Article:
Google’s New Alarm Clock Wakes Commuters Up At Their Subway Stop


The Android app knows where the user is and approximates when they should get off.

Leah Gonzalez
  • 10 june 2014

Sometimes people can’t help but doze off while they’re on the bus or the train, especially when they just got off work or are coming from a party, and their trip is a long one and entails passing through several stops. It’s not hard to imagine people missing their stops because they fell asleep.

Google Now has released an application that can wake people up when they’re on public transportation and are about to arrive at their destination.

Google Now is an intelligent personal assistant available within the Google Search mobile app for Android and iOS devices and in the Chrome browser on personal computers.

To use the feature, users simply need to open Google Now when they are using public transportation. Google Now will give users the option to set an alarm for saved locations like “Home” or “Work.” The new alarm feature will be able to tell where the user is and approximately when they should exit the public transpo they are on. To set the alarm, the user simply has to tap the alarm when they get on the bus or train and the alarm will alert the user when they are nearing their destination. If the user changes their mind about the alarm, they can just tap it again to turn it off.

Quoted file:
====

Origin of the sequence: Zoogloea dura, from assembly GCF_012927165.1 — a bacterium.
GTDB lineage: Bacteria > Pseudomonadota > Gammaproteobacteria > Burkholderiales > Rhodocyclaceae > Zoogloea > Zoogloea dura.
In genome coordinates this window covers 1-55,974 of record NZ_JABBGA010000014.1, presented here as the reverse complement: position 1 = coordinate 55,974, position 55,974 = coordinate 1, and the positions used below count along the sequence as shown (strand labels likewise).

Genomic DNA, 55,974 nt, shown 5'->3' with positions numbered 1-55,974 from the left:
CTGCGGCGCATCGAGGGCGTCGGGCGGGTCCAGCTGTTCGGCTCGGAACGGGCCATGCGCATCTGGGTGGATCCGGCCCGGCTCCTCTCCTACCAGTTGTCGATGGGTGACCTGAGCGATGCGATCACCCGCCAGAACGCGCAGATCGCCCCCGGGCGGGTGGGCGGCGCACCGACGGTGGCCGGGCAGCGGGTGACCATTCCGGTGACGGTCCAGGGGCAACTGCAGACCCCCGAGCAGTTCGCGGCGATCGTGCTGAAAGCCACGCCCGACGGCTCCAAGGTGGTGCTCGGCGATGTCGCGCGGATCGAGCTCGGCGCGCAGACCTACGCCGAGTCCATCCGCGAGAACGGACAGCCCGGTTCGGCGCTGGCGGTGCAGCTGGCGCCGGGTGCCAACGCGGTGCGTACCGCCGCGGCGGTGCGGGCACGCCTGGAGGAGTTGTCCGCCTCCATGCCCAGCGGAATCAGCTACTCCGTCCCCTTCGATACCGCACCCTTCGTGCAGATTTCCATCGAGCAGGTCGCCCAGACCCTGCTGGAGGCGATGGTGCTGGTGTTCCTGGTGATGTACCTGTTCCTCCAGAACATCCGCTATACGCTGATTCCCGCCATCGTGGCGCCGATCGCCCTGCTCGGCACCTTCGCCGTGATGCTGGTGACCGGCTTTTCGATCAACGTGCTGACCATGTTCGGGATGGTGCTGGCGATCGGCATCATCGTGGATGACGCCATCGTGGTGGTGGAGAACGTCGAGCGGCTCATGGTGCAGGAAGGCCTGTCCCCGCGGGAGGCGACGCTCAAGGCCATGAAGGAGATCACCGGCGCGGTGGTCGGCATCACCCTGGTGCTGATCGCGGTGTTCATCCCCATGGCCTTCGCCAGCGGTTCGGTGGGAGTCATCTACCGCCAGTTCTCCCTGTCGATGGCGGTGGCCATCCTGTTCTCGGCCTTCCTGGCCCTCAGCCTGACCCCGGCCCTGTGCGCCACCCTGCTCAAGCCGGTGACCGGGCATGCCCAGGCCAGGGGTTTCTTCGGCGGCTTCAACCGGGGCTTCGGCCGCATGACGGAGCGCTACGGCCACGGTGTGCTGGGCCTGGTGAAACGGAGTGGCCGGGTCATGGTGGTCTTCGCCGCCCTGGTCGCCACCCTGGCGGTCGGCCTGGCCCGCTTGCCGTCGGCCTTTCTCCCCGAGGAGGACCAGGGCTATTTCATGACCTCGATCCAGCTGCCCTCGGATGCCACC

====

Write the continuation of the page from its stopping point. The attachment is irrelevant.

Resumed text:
The alarm feature is not linked to the standard Clock app on the user’s device though, and is only functional within Google Now and can be used when the owner is on public transportation.

Alarm apps for people who sleep on public transpo are not entirely new. This new Google Now alarm feature is similar to some of the apps that were submitted to the 2013 MTA App Quest Challenge, a weekend-long hackathon held in New York City. One of those apps, for example, is the MetroNap App, which is designed to detect when the user’s train is moving or not, and when they have reached a stop. The app lets the user know when they’re near their destination by vibrating.

[h/t] Android Police

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